Tuesday, October 13, 2009

The anguish of the mothers, one generation to the next



The anguish of the mothers, one generation to the next

Susan Reimer

October 12, 2009

When my son graduated from the U.S. Naval Academy in May 2006, my husband told friends and family that there would be plenty of tickets for the ceremony.

Susan and her fellow mothers, he told everyone, will be busy handcuffing themselves to the White House fence in protest against the war. They won't need theirs.

He was kidding, but I wasn't laughing.

Peg Mullen, the patron saint of mothers of warriors, died earlier this month at the age of 92. An Iowa farm wife whose son, Michael, was killed by shrapnel from an errant U.S. artillery barrage in 1970, she emerged from the Silent Majority and inaugurated the age of distrust in government that was to follow.

Never before had the mothers of soldiers done more than stand by the grave and accept the folded flags from atop the coffins of their dead children. Peg Mullen responded with rage and disbelief.

She spent his death benefit on ads in The Des Moines Register that included one tiny cross for each of the more than 700 Iowa boys who had died in Vietnam and demanded to know when the parents of those boys would speak up.

She refused a military funeral and a military grave marker for her oldest child. She used the word "killed" instead of "died" on the gravestone she purchased for him.

And she hounded the government, from President Richard Nixon on down to Michael's commander, H. Norman Schwarzkopf, for the truth, eventually meeting with the soldier who had fired the round of artillery that fell tragically short.

A book was written about the Mullen family and Peg's crusade. It was titled "Friendly Fire," and it introduced that phrase into the American lexicon, a synonym for a tragic mistake.

A made-for-television movie starring Carole Burnett was greatly praised, but Peg Mullen never watched it. She did not like author C.D.B. Bryan's portrait of parents propelled by grief. Her anger was righteous, not crazed, and she would eventually write her own book, "Unfriendly Fire: A Mother's Memoir."

Today, Peg Mullen's legacy continues in Cindy Sheehan, the mother of a soldier killed in Iraq, who camped in the summer of 2005 outside President George W. Bush's Texas ranch demanding (unsuccessfully) to meet with him.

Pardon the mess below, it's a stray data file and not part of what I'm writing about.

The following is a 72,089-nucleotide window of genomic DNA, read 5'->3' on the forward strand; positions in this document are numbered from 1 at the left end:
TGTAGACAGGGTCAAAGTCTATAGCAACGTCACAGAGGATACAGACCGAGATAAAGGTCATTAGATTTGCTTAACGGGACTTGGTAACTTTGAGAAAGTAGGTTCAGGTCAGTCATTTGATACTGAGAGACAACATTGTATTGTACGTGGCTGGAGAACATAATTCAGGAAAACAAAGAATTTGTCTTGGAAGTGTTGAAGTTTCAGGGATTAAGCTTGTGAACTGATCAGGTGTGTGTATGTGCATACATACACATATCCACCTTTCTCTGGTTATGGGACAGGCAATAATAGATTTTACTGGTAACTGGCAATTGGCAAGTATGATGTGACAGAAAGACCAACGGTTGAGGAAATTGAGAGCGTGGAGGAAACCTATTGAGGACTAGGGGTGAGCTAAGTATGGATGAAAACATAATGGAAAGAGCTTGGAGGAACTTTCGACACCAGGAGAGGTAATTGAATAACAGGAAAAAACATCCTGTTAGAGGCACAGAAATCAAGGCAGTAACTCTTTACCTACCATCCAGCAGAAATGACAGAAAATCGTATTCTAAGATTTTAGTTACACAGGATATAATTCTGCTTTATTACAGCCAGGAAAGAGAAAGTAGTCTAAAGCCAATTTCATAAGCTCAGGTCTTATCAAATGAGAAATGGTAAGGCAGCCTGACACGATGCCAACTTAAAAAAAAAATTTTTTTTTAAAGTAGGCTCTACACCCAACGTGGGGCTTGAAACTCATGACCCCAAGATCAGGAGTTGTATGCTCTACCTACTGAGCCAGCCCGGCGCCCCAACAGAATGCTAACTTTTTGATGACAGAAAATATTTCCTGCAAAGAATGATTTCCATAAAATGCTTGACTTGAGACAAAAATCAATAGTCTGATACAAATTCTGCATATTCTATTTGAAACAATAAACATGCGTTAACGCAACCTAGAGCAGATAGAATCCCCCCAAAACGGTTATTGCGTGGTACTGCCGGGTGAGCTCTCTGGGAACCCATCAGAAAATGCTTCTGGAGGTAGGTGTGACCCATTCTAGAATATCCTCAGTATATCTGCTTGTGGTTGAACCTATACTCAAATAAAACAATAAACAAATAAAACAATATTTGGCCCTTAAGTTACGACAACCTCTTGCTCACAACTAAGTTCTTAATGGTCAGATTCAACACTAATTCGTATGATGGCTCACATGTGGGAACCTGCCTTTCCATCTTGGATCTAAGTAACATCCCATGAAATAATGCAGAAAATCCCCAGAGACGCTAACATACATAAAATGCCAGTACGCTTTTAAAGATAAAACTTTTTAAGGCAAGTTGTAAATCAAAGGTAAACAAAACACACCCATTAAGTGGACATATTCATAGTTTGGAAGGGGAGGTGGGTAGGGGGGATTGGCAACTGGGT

And her legacy lives in Mary Tillman, who also lost a son, NFL star Pat Tillman, to friendly fire, and who demanded of the highest reaches of government the truth - even as that government tried to reap propaganda benefits from his death.

Like Peg Mullen, Mary Tillman would write her own book about her son's death: "Boots on the Ground by Dusk: My Tribute to Pat Tillman."

In the piercing articulation of a grieving mother, she describes how her son died anew each time the government rolled out a fresh lie about the firefight that killed him.

These mothers understood something fundamental about the wars that claimed their sons. Their deaths were not mistakes or tragic accidents because the wars in which they died didn't "just happen."

The wars in which they fought - Michael Mullen in Vietnam, Casey Sheehan in Iraq, Pat Tillman in Afghanistan - were begun by men. By generals and presidents who meant for those wars to happen, who planned for them to happen. There is fault in the making of war, and these women demanded accountability.

To suggest that the deaths of their sons were just a terrible mistakes is to render the sacrifices of these young men (and their families) worthless, and the acts of presidents and generals blameless.

Peg Mullen was 88 years old the summer of 2005, when Cindy Sheehan brought her demand for answers to President Bush's Texas ranch.

She was furious that she was too old and ill to join her.

Susan Reimer's column appears Mondays.

Donations can be sent to the Baltimore Nonviolence Center, 325 E. 25th St., Baltimore, MD 21218.  Ph: 410-366-1637; Email: mobuszewski [at] verizon.net


"The master class has always declared the wars; the subject class has always fought the battles. The master class has had all to gain and nothing to lose, while the subject class has had nothing to gain and everything to lose--especially their lives." Eugene Victor Debs


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